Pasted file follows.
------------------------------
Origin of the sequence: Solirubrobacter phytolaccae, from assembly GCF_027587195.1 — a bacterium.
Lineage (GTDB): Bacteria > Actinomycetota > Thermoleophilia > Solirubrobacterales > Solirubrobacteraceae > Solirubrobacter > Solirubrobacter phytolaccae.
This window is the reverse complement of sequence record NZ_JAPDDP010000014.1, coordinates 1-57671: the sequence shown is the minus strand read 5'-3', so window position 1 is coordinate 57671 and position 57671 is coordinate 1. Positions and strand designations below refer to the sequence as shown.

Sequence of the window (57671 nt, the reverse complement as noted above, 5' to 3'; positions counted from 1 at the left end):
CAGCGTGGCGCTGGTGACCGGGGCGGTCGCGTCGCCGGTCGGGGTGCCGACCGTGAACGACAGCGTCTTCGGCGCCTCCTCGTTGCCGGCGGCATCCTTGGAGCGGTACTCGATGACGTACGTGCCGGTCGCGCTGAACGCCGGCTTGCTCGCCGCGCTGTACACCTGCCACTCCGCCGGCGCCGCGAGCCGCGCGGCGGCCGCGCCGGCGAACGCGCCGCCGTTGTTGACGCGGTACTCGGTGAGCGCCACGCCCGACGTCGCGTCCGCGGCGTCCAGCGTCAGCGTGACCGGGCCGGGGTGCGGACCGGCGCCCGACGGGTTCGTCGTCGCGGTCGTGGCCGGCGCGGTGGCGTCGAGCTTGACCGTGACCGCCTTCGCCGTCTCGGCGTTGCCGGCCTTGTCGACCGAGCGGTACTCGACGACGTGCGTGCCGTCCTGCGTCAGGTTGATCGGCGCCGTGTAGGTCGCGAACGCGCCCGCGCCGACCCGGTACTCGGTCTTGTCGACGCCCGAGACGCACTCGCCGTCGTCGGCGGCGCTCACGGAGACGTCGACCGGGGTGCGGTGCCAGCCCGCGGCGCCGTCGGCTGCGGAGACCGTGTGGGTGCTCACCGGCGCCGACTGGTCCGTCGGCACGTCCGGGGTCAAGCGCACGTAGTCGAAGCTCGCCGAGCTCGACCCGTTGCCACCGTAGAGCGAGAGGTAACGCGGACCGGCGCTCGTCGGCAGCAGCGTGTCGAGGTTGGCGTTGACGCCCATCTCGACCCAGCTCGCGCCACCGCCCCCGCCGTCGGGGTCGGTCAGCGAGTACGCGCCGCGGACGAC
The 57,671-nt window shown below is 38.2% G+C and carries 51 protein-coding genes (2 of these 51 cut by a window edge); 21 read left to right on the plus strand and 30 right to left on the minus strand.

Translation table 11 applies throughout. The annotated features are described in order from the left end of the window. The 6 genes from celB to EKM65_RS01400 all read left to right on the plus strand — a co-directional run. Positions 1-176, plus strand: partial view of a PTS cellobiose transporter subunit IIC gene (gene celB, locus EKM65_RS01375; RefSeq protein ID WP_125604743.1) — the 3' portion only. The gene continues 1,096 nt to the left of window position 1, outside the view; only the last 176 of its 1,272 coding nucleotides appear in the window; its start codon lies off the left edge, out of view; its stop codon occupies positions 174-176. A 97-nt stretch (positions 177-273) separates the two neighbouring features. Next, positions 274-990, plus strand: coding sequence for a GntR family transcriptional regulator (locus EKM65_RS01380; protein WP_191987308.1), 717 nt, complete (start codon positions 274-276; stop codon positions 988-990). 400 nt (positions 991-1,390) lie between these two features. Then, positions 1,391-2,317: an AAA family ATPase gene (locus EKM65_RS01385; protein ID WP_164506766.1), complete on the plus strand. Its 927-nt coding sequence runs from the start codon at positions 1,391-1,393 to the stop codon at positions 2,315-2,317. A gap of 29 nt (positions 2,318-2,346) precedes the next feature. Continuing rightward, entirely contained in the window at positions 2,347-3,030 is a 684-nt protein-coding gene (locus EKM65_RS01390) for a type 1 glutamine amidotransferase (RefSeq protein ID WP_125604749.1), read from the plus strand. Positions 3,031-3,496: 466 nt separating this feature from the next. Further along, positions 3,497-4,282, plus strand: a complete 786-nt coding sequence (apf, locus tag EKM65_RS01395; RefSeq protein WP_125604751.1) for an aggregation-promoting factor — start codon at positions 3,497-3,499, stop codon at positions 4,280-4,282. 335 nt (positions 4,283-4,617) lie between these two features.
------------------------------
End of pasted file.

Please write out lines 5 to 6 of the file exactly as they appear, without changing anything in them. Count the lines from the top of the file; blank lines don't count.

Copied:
CAGCGTGGCGCTGGTGACCGGGGCGGTCGCGTCGCCGGTCGGGGTGCCGACCGTGAACGACAGCGTCTTCGGCGCCTCCTCGTTGCCGGCGGCATCCTTGGAGCGGTACTCGATGACGTACGTGCCGGTCGCGCTGAACGCCGGCTTGCTCGCCGCGCTGTACACCTGCCACTCCGCCGGCGCCGCGAGCCGCGCGGCGGCCGCGCCGGCGAACGCGCCGCCGTTGTTGACGCGGTACTCGGTGAGCGCCACGCCCGACGTCGCGTCCGCGGCGTCCAGCGTCAGCGTGACCGGGCCGGGGTGCGGACCGGCGCCCGACGGGTTCGTCGTCGCGGTCGTGGCCGGCGCGGTGGCGTCGAGCTTGACCGTGACCGCCTTCGCCGTCTCGGCGTTGCCGGCCTTGTCGACCGAGCGGTACTCGACGACGTGCGTGCCGTCCTGCGTCAGGTTGATCGGCGCCGTGTAGGTCGCGAACGCGCCCGCGCCGACCCGGTACTCGGTCTTGTCGACGCCCGAGACGCACTCGCCGTCGTCGGCGGCGCTCACGGAGACGTCGACCGGGGTGCGGTGCCAGCCCGCGGCGCCGTCGGCTGCGGAGACCGTGTGGGTGCTCACCGGCGCCGACTGGTCCGTCGGCACGTCCGGGGTCAAGCGCACGTAGTCGAAGCTCGCCGAGCTCGACCCGTTGCCACCGTAGAGCGAGAGGTAACGCGGACCGGCGCTCGTCGGCAGCAGCGTGTCGAGGTTGGCGTTGACGCCCATCTCGACCCAGCTCGCGCCACCGCCCCCGCCGTCGGGGTCGGTCAGCGAGTACGCGCCGCGGACGAC
The 57,671-nt window shown below is 38.2% G+C and carries 51 protein-coding genes (2 of these 51 cut by a window edge); 21 read left to right on the plus strand and 30 right to left on the minus strand.